Common Rookie Mistakes When Backpacking in Yellowstone, Part Two

OK, you realize that  trip planning for Yellowstone trekking should include considerations for the tremendously varying conditions in the park, often over very short distances. That’s great. And for most folks, figuring these nuances out is a great start. And a great challenge. Of course, Big Wild Adventures schedules its Yellowstone backpacking trips for optimal time periods to be in a given part of the park. Yet for experienced backpackers, backpacking nearly anywhere in Yellowstone’s backcountry is wonderful in any season, most anywhere in the park. Sure, in parts of Yellowstone the mosquitoes are thick in early summer, but that is often when the wildflowers are at their best. And yes, it may get bone-numbing cold on a clear late-September night on the interior plateau, but if you want great solitude (and lots of elk bugling!), there’s no better time to explore the backcountry. Snow-drifts in June? So be it. So yes, planning a Yellowstone backpacking trek at an optimal time for a given area of the park is important, especially for those with limited experience, but in our mind there’s something to be said for being anywhere in Yellowstone at nearly any time of the year.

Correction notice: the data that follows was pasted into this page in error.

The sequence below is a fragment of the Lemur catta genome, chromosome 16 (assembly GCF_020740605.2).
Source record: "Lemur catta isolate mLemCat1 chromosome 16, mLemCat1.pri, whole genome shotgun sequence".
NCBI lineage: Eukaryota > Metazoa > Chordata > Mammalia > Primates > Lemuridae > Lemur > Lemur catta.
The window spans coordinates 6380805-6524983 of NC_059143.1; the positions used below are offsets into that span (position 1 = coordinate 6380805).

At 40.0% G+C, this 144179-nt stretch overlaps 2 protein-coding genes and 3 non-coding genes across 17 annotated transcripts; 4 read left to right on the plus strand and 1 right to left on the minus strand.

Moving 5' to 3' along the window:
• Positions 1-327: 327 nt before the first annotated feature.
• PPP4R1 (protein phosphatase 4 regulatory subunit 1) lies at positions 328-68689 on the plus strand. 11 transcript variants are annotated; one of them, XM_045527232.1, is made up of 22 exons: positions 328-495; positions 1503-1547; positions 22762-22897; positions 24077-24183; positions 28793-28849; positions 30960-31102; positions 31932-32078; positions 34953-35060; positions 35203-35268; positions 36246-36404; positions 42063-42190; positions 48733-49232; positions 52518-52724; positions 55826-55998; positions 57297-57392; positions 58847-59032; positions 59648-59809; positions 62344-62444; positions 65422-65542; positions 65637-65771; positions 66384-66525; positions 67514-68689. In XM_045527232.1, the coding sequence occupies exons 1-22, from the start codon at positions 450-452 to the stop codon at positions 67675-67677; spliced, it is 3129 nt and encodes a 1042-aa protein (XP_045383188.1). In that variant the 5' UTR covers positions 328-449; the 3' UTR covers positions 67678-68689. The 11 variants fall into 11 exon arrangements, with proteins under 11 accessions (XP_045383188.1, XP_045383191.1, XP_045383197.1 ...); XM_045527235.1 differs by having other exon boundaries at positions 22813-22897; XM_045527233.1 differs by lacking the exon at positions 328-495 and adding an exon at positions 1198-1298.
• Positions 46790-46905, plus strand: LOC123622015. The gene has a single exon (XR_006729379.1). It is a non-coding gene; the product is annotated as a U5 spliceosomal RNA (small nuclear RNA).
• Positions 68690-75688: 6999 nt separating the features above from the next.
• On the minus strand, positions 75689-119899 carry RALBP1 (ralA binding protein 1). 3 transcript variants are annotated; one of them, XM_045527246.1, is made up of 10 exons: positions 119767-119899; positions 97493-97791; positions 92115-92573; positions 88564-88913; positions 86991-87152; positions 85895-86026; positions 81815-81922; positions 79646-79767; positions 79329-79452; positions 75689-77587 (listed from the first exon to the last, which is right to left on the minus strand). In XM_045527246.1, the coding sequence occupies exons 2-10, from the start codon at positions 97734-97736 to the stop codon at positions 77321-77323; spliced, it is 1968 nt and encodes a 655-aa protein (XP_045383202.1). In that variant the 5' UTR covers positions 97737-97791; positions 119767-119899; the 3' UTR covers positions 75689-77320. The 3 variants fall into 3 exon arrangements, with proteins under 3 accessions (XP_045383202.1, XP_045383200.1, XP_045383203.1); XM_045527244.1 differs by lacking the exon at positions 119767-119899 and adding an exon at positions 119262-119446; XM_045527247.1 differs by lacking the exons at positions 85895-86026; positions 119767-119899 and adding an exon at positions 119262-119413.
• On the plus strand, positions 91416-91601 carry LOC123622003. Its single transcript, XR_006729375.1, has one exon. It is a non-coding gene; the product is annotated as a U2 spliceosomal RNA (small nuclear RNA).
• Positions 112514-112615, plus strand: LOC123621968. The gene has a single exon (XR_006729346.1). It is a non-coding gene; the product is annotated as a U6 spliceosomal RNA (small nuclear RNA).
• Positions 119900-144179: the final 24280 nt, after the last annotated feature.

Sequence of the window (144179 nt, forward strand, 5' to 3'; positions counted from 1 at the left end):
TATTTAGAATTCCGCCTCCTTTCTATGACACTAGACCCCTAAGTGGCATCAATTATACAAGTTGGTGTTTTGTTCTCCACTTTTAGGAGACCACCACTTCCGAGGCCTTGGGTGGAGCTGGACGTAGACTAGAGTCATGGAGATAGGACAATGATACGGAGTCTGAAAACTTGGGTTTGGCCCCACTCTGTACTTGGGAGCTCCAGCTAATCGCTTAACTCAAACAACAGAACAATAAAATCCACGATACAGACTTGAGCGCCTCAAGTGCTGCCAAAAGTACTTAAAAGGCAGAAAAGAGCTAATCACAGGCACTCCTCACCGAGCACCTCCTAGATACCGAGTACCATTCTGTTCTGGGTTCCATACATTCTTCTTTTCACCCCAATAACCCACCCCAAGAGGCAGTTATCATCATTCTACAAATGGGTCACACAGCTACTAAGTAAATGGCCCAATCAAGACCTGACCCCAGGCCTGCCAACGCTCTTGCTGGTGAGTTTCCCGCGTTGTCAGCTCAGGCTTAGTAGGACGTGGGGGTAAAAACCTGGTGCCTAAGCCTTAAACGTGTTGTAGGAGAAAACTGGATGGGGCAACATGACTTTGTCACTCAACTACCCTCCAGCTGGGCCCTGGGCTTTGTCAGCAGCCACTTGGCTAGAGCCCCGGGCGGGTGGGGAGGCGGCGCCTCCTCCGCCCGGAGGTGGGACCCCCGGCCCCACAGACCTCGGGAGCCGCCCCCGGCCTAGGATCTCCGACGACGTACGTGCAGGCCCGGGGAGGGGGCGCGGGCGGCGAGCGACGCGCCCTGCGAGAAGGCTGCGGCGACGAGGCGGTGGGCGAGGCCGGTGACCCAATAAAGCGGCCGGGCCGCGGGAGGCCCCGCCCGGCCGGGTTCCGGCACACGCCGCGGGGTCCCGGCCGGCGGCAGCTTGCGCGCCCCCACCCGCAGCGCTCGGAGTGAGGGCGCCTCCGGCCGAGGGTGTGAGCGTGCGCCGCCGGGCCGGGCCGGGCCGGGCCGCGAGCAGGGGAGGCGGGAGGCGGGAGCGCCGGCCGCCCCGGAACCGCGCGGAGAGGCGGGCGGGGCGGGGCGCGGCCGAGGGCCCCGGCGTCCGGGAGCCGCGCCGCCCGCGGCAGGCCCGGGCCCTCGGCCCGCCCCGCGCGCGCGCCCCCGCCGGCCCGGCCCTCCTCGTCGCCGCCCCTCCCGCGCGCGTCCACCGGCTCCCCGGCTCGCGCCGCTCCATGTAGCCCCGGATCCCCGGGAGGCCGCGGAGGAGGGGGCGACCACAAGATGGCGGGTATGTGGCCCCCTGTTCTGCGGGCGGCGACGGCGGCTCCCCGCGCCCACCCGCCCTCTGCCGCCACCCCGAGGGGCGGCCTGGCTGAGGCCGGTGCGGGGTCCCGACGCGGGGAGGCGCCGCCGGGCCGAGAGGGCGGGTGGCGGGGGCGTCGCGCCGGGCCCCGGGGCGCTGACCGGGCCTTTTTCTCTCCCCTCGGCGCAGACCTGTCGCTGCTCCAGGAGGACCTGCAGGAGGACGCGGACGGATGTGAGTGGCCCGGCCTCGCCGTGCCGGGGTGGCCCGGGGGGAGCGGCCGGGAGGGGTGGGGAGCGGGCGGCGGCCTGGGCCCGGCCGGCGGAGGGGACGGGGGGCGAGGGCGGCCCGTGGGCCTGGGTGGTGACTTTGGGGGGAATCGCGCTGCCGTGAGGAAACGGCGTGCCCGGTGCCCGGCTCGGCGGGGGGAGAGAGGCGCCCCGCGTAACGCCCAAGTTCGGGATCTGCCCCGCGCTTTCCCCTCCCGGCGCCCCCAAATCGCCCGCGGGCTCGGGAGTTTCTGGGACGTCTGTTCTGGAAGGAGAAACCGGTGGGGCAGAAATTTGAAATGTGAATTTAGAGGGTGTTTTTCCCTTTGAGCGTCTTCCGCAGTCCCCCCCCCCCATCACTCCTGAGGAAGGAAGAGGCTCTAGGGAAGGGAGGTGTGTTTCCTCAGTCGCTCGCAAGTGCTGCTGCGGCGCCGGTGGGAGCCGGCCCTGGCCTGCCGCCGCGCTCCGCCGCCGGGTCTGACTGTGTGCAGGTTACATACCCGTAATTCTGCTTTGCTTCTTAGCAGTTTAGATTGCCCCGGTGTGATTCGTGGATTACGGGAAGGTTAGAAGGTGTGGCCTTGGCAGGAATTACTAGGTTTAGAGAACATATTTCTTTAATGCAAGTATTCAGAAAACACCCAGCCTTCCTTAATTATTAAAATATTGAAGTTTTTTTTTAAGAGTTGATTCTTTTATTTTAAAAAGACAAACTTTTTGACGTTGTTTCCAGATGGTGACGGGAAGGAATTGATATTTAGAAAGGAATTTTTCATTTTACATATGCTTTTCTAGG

Aside from poor trip planning, there are a number of other common Yellowstone rookie mistakes. Mistake number one relates to our society’s aversion to human body odor. But in bear country — and Yellowstone has both black and grizzly bears —  body odor is good. So don’t bring anything that smells like it might be tasty or that might make you smell good.  Trust me, you don’t want to smell like a meal. You want to smell like a human, not deodorant or cologne, which a bear might understandably mistake for an easy snack. Human body odor probably warns bears of our presence and therefore helps to avoid sudden close encounters with grizzlies. So leave the sweet smelling chemicals at home. Wash with water, not citrus-scented shampoo. And if you really can’t stand the smell of your pits after a few days, rub on some sagebrush or subalpine fir. Smelling like a common shrub or tree will not get you into trouble. And don’t bring scented sunscreen or bug dope. Plain old unscented repellent and sunscreen is what you need. These products don’t smell good, I know, but remember, anything that smells bad to you probably also smells bad to a bear. And that’s good!


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